some efficacy in the tube or pouch ~ it's just that it doesn't have
the full potency. Right is Neosporin packets, ideal for the bugout
bag or for refills in your first aid kit. Likewise, Polysporin expires
as well.

Can you use Neosporin even after it's expired?
Consumer Reports
says yes if it is within a year of the manufacturer's expiration
date because while it may lose some potency, it will still be

#11: Baking soda and Baking Powder both expire.
Baking soda, also called sodium bicarbonate, is the familiar salty
alkaline that's usually in a fine powder form used for baking.
Baking powder is a leavening agent that consists of a
combination of baking soda, cream of tartar, and a moisture
absorber. If you have cream of tartar, you don't need baking
powder if you know how to mix it properly. Either way, these
things expire, because they won't make your bread, cookies and
cakes rise properly. That doesn't mean you should throw them
out! Baking soda has a number of uses for cleaning and more.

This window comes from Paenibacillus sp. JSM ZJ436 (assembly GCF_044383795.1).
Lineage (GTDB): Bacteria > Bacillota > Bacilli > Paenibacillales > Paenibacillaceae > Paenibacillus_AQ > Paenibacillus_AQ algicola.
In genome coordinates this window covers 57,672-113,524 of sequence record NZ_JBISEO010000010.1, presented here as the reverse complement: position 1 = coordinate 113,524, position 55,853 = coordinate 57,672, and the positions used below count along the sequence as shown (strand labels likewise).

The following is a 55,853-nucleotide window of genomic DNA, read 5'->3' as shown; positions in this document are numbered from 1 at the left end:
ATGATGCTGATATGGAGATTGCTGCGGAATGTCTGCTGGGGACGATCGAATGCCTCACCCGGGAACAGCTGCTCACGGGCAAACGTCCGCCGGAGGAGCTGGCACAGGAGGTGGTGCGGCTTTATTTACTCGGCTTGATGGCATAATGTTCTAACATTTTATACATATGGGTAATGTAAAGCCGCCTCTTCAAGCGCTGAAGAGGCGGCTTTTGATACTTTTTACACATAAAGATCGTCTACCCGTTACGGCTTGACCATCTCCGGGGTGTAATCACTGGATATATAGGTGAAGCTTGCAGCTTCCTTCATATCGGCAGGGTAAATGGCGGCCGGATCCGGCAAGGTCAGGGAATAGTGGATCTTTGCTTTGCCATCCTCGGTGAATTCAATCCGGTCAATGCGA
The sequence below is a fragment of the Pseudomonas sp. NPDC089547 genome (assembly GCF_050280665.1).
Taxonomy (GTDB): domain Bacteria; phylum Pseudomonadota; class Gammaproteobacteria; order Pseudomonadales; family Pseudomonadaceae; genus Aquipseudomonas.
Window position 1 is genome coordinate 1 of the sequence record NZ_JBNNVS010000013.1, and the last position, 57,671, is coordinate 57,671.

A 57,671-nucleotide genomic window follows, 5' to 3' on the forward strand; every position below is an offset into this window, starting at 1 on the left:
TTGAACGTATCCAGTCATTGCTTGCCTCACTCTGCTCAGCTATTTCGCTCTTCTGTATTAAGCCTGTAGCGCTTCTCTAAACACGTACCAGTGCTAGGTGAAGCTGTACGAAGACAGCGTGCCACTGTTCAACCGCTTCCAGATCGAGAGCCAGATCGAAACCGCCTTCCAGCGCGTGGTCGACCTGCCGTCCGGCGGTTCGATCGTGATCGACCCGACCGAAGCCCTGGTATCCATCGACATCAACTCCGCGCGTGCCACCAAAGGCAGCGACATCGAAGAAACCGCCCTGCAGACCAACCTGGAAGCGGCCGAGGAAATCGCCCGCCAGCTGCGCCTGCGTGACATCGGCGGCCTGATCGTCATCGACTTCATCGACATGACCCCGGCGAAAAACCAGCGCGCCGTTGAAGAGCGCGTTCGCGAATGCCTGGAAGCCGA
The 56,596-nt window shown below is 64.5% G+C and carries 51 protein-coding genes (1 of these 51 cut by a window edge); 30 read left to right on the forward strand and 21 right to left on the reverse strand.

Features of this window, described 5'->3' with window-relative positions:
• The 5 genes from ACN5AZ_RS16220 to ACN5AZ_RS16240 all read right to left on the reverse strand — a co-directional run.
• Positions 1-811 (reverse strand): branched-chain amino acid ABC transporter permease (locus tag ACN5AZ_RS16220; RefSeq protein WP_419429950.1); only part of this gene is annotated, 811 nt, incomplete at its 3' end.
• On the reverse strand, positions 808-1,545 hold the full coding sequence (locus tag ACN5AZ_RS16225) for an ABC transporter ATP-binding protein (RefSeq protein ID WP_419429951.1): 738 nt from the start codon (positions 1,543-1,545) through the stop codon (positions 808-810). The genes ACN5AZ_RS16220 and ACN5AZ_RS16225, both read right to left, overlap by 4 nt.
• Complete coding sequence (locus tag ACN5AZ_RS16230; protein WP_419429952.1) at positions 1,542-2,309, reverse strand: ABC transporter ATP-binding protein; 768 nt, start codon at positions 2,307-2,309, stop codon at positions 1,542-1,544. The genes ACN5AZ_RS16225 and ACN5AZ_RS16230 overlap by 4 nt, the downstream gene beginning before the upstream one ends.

#12: Hydrogen Peroxide expires.
Hydrogen peroxide comes in a brown container for a reason: the
brown filters out the sun's light, which would otherwise cause the
hydrogen peroxide to break down. After opening the bottle, the
hydrogen peroxide continues its decline in effectiveness. Read
more about
Hydrogen Peroxide uses for preppers.

#13: Bleach has a three to six-month expiration date.
While the primary factor effecting the active ingredient of bleach
is temperature, the expiration for bleach is less than six months
from the date of purchase. Hospitals pay close attention to the
expiration date. That's because after six months, bleach starts
breaking down into salt and water. Consumers have a little more
wiggle room for cleaning applications. For bleach that's no longer
useful for its intended purpose, dump the contents and save the
plastic bottles and tight fitting lid to refill with water. It won't be
potable water, but ideal as hand washing water. Just be sure to
monitor the bottles for leakage. In a survival situation, where
water is in short supply, you'll be glad you put this plan into

#14: Iodized salt has a shelf life.
Salt by itself doesn't expire; however, when salt includes iodine